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The Elements of NCCI's Performance-Management Success

April 24, 2002
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More than a decade later, NCCI Holdings Inc. reports that its approach has worked well. The not-for-profit organization continues to conduct reviews on individual performance every six months, as opposed to only doing it once a year. Chief human resources officer Bradley Kitchens says this frequency allows managers to reinforce what's working well and flag areas needing improvement.
The approach also prevents problems from festering. "There are no big surprises at the end of the year," Kitchen says. She credits the reviews with fostering better communication, stronger rapport between supervisors and subordinates and a clear understanding by employees about where they stand in regards to their performance. The meetings also provide a safety net that ensures NCCI Holdings remains on track to meet individual and organizational goals.
"Employees feel informed and like the valuable feedback," Kitchens says. "In turn, happy employees work harder to make customers happy."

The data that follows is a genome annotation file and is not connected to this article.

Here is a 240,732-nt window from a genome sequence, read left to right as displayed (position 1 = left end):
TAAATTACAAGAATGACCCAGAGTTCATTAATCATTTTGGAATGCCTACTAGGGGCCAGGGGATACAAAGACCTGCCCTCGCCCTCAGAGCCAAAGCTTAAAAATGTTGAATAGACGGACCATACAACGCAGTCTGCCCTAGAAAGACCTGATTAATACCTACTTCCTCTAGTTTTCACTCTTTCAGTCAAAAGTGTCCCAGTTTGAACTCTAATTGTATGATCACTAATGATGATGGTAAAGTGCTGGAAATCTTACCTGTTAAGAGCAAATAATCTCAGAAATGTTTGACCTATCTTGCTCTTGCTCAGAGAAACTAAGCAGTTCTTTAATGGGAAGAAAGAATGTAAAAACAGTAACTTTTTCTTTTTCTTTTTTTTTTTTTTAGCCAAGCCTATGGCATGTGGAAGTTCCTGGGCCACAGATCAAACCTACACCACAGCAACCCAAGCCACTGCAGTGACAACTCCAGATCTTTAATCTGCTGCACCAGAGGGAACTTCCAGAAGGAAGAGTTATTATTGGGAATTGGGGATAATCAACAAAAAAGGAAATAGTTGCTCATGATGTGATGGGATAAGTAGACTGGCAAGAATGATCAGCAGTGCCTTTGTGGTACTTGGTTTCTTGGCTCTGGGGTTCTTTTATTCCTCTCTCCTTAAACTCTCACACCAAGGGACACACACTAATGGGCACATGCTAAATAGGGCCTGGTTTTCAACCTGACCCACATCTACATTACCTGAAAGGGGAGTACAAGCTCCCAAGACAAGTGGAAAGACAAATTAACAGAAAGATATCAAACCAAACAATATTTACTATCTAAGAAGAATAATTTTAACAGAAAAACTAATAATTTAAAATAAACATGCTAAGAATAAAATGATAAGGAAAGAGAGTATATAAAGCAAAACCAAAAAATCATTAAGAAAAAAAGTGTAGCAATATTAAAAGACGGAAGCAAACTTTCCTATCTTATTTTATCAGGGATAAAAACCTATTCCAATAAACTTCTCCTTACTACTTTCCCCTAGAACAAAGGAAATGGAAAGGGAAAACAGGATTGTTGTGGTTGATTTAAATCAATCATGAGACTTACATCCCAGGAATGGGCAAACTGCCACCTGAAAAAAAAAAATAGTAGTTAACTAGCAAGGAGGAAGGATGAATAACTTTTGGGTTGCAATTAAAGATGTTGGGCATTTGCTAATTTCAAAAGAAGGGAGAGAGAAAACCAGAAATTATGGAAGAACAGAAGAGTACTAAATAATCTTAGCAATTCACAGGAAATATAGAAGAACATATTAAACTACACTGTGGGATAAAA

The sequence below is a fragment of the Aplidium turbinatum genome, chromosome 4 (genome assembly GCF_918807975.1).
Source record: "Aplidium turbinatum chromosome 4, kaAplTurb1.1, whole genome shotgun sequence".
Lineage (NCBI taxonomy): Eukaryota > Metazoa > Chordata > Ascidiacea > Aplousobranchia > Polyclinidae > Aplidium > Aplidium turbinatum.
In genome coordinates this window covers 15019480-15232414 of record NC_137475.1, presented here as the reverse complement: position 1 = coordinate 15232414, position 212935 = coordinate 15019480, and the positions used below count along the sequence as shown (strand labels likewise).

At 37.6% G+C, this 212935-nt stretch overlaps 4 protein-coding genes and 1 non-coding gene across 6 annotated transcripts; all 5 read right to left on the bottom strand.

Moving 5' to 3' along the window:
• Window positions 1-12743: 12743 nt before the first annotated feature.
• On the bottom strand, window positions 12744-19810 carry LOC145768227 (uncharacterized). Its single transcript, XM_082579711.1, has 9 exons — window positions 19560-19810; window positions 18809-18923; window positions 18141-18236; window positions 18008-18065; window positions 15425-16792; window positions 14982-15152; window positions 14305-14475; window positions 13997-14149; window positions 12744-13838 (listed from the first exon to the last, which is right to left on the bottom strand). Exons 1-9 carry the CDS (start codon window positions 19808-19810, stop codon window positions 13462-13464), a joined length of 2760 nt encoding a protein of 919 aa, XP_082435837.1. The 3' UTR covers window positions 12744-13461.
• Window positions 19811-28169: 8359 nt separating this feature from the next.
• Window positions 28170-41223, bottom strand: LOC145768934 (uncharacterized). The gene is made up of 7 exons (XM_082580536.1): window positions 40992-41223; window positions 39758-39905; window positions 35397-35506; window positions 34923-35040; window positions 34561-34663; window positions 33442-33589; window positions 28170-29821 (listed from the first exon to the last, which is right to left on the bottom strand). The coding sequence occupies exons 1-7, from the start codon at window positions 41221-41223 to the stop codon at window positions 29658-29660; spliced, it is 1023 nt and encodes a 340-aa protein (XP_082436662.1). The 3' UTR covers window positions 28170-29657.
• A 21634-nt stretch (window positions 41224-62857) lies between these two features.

In this 2002 piece, Workforce looks at the NCCI's approach to performance management.

At NCCI Holdings, developing an innovative evaluation system has been asignificant factor in reducing turnover, pumping up performance, and improvingcompany revenues. These are the key elements:
  • Evaluate employees semi-annually, instead of once a year. More frequentevaluations are more work for supervisors, but they curb the tendency ofemployees to lose focus during that long time-span between reviews. Atwice-a-year system gives employees an opportunity to demonstrate improvementmore quickly.
  • Split the process into individual and corporate evaluations. A companyhas a need for both day-to-day competence and above-and-beyond creativity thathelps achieve larger goals. Evaluating each type of performance separately is away of ensuring that both are properly valued.
  • Show individuals precisely how they contribute to the organization'ssuccess. Take the scorecard of company-wide goals and figure out what eachdepartment can contribute to achieving them. Then break down the goals evenfurther, into pieces that an individual worker can have an impact upon. When aperson can see how an individual effort -- reducing the turnaround on paperwork,for example -- helps achieve higher profits, she is going to be more motivated toaccomplish it.
  • Link compensation to performance in a clear, tangible way. When employeesknow exactly what they have to accomplish to earn a pay raise or an end-of-yearbonus, they're better able to focus on achieving those goals. Eliminatingsurprises at evaluation-and-pay-raise time helps keep morale on an even keel.
  • Provide coaching to help employees achieve their goals. Evaluations helpemployees see how they're doing, but they still have to figure out how to usethe feedback to improve their performance. Well-trained corporate coaches canhelp them turn insights into specific action.
Workforce Online, May 2002 -- Register Now!

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